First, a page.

NSA Doval holds talks in Afghanistan

Mr. Doval also met Abdullah Abdullah, head of the High Council of National Reconciliation, and discussed the peace process.   | Photo Credit:

National Security Adviser Ajit Doval held talks on Wednesday with the Afghan leadership in Kabul on the security scenario in Afghanistan, ahead of the arrival of the Biden-Harris administration in Washington DC.

The Office of the National Security Council of Afghanistan said in a public announcement that the two sides held “extensive conversations on issues of strategic mutual interest, including on synchronising efforts to combat terrorism and build peace”. Mr Doval is heading a high-level delegation and is expected to discuss anti-terror capacity-building with Afghan stakeholders.

He also met with President Ashraf Ghani and Chairman of the High Council for National Reconciliation Abdullah Abdullah. Following the discussion with the Indian guest, Dr. Abdullah Abdullah took to social media and said, “We exchanged views on the Peace Process, the beginning of 2nd round of [Intra-Afghan] talks, and the role of India in establishing peace in Afghanistan”.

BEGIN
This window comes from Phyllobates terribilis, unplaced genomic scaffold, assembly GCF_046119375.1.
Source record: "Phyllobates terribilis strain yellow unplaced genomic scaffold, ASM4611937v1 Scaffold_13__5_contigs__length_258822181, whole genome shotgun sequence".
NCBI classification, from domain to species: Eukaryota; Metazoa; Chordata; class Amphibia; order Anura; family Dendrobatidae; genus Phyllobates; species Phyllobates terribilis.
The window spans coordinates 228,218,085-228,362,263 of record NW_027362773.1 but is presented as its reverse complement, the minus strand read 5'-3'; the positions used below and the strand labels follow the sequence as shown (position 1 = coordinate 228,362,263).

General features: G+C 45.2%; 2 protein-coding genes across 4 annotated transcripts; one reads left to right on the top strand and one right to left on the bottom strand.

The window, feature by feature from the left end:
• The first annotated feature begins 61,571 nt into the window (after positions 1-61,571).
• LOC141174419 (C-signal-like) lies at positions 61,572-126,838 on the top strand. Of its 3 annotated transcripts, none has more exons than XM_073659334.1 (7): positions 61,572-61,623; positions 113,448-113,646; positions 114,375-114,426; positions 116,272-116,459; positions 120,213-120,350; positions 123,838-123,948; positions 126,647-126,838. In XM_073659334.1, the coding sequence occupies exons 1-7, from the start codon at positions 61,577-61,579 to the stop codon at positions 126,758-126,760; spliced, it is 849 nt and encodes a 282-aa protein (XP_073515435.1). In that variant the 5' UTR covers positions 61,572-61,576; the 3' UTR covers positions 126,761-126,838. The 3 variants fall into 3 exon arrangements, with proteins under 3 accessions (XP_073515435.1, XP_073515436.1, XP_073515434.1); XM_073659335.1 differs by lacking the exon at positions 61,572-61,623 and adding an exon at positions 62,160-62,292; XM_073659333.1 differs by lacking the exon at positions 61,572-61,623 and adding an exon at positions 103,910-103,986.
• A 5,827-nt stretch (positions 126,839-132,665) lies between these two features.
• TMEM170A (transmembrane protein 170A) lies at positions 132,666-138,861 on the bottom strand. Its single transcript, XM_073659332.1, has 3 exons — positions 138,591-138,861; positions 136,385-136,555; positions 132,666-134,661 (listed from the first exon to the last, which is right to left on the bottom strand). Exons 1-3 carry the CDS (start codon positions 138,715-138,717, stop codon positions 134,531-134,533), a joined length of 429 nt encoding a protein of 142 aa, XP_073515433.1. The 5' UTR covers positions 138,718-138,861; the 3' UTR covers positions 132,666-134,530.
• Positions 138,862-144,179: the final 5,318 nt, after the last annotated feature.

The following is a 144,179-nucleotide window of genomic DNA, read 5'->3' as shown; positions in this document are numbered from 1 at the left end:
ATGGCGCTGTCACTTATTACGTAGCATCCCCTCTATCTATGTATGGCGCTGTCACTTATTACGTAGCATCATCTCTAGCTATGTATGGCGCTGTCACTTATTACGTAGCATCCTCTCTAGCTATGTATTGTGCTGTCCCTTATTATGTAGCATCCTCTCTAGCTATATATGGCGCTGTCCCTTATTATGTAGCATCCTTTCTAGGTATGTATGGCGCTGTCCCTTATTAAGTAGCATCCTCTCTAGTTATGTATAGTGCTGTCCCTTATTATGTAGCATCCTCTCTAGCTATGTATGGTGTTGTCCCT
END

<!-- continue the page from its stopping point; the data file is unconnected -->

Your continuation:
Following Mr. Doval’s meeting with President Ghani, Afghan envoy Tahir Qadiry said the two sides “discussed cooperation in countering terrorism and strengthening a regional consensus on the Afghan peace process”.

The Indian visit coincided with the ongoing round of intra-Afghan discussion. The second round of talks between the Taliban and the Afghan delegations that began last week in Doha has been stuck on the issue of ceasefire. While the Afghan government has been insisting on an agreement on the ceasefire with the Taliban, the outfit has been demanding that Kabul should first discuss the shape of the future government in Afghanistan.

Further confusion ensued when the U.S. special representative Zalmay Khalilzad hinted at the possibility of formation of an interim government. This was refuted on Wednesday by the U.S. Charge d'Affaires Ross Wilson in Kabul, who said “much remains to be done” in the intra-Afghan dialogue.

“We have not advocated, and the United States is not advocating, an interim government. The outcomes of Afghanistan Peace Negotiations are up to Afghans and we believe those outcomes should reflect the wishes and aspirations of the Afghan people,” said Mr. Wilson. clarifying the U.S. position.

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Printable version | Jan 16, 2021 9:00:42 AM |

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